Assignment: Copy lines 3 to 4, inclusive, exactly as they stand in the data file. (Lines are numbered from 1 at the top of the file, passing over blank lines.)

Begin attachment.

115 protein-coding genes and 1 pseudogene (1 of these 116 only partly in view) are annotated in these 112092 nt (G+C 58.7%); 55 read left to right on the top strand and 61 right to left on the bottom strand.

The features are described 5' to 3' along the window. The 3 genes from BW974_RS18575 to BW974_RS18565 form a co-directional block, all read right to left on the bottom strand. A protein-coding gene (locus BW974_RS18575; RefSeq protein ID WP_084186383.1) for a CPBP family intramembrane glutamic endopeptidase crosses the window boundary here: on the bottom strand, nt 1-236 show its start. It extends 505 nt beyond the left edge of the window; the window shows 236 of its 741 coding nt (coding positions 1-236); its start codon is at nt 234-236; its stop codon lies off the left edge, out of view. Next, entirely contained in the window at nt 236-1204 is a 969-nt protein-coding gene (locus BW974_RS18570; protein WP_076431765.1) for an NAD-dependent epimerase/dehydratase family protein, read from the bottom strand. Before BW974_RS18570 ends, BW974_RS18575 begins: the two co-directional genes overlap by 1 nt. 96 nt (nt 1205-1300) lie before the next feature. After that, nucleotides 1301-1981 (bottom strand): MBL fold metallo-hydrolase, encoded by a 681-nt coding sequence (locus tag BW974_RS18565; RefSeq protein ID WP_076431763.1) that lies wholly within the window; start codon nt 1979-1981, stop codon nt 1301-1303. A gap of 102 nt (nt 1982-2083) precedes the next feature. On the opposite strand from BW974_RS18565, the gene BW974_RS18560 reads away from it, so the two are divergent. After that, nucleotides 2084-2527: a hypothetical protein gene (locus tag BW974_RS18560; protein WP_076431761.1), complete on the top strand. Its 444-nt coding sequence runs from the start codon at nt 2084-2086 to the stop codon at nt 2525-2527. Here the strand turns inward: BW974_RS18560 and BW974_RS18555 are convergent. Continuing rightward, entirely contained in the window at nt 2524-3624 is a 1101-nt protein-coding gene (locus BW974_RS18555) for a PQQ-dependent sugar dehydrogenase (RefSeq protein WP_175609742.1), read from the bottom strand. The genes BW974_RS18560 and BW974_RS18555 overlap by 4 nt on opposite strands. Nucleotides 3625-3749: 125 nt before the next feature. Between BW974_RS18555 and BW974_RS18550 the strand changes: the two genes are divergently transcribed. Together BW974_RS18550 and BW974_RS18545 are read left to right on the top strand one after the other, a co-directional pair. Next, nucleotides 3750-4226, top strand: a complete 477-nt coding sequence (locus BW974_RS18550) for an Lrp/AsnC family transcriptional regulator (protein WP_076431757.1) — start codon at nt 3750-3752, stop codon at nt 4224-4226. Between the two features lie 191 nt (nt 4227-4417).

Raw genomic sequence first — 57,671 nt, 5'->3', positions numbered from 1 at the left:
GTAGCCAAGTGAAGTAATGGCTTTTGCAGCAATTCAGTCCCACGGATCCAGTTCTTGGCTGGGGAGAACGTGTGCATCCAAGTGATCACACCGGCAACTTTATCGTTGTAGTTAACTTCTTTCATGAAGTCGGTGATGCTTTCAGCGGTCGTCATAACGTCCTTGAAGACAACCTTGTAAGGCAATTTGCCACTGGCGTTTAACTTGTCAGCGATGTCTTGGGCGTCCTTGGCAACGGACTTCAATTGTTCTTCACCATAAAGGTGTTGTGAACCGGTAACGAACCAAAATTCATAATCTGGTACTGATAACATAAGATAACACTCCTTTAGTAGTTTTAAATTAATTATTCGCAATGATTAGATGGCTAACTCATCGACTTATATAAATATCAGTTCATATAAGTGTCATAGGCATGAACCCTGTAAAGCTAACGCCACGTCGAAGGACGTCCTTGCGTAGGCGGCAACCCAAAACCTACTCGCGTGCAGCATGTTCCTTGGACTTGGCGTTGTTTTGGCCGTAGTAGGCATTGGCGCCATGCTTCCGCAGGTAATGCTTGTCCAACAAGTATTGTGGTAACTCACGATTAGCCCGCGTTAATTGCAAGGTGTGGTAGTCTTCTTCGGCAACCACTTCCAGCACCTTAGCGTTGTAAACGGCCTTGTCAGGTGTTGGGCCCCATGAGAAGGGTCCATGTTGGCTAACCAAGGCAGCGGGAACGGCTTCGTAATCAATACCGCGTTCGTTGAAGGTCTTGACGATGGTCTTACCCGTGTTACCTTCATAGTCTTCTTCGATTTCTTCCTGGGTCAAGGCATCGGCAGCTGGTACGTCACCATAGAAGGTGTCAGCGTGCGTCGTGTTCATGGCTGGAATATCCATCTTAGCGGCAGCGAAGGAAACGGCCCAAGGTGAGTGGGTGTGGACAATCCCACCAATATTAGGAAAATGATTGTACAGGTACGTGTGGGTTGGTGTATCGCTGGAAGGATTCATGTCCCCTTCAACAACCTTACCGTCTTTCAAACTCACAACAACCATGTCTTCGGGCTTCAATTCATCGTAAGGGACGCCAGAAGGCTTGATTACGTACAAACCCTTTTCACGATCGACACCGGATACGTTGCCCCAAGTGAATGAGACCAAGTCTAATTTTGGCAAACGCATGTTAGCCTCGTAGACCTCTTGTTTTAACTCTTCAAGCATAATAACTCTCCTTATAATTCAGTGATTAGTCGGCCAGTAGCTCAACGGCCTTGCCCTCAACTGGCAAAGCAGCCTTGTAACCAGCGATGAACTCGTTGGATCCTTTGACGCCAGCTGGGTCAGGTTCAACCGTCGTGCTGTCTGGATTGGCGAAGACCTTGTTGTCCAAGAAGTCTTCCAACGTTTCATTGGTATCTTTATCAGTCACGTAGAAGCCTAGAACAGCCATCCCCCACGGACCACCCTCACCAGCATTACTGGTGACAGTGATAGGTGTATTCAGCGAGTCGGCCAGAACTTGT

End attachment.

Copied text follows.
Raw genomic sequence first — 57,671 nt, 5'->3', positions numbered from 1 at the left:
GTAGCCAAGTGAAGTAATGGCTTTTGCAGCAATTCAGTCCCACGGATCCAGTTCTTGGCTGGGGAGAACGTGTGCATCCAAGTGATCACACCGGCAACTTTATCGTTGTAGTTAACTTCTTTCATGAAGTCGGTGATGCTTTCAGCGGTCGTCATAACGTCCTTGAAGACAACCTTGTAAGGCAATTTGCCACTGGCGTTTAACTTGTCAGCGATGTCTTGGGCGTCCTTGGCAACGGACTTCAATTGTTCTTCACCATAAAGGTGTTGTGAACCGGTAACGAACCAAAATTCATAATCTGGTACTGATAACATAAGATAACACTCCTTTAGTAGTTTTAAATTAATTATTCGCAATGATTAGATGGCTAACTCATCGACTTATATAAATATCAGTTCATATAAGTGTCATAGGCATGAACCCTGTAAAGCTAACGCCACGTCGAAGGACGTCCTTGCGTAGGCGGCAACCCAAAACCTACTCGCGTGCAGCATGTTCCTTGGACTTGGCGTTGTTTTGGCCGTAGTAGGCATTGGCGCCATGCTTCCGCAGGTAATGCTTGTCCAACAAGTATTGTGGTAACTCACGATTAGCCCGCGTTAATTGCAAGGTGTGGTAGTCTTCTTCGGCAACCACTTCCAGCACCTTAGCGTTGTAAACGGCCTTGTCAGGTGTTGGGCCCCATGAGAAGGGTCCATGTTGGCTAACCAAGGCAGCGGGAACGGCTTCGTAATCAATACCGCGTTCGTTGAAGGTCTTGACGATGGTCTTACCCGTGTTACCTTCATAGTCTTCTTCGATTTCTTCCTGGGTCAAGGCATCGGCAGCTGGTACGTCACCATAGAAGGTGTCAGCGTGCGTCGTGTTCATGGCTGGAATATCCATCTTAGCGGCAGCGAAGGAAACGGCCCAAGGTGAGTGGGTGTGGACAATCCCACCAATATTAGGAAAATGATTGTACAGGTACGTGTGGGTTGGTGTATCGCTGGAAGGATTCATGTCCCCTTCAACAACCTTACCGTCTTTCAAACTCACAACAACCATGTCTTCGGGCTTCAATTCATCGTAAGGGACGCCAGAAGGCTTGATTACGTACAAACCCTTTTCACGATCGACACCGGATACGTTGCCCCAAGTGAATGAGACCAAGTCTAATTTTGGCAAACGCATGTTAGCCTCGTAGACCTCTTGTTTTAACTCTTCAAGCATAATAACTCTCCTTATAATTCAGTGATTAGTCGGCCAGTAGCTCAACGGCCTTGCCCTCAACTGGCAAAGCAGCCTTGTAACCAGCGATGAACTCGTTGGATCCTTTGACGCCAGCTGGGTCAGGTTCAACCGTCGTGCTGTCTGGATTGGCGAAGACCTTGTTGTCCAAGAAGTCTTCCAACGTTTCATTGGTATCTTTATCAGTCACGTAGAAGCCTAGAACAGCCATCCCCCACGGACCACCCTCACCAGCATTACTGGTGACAGTGATAGGTGTATTCAGCGAGTCGGCCAGAACTTGT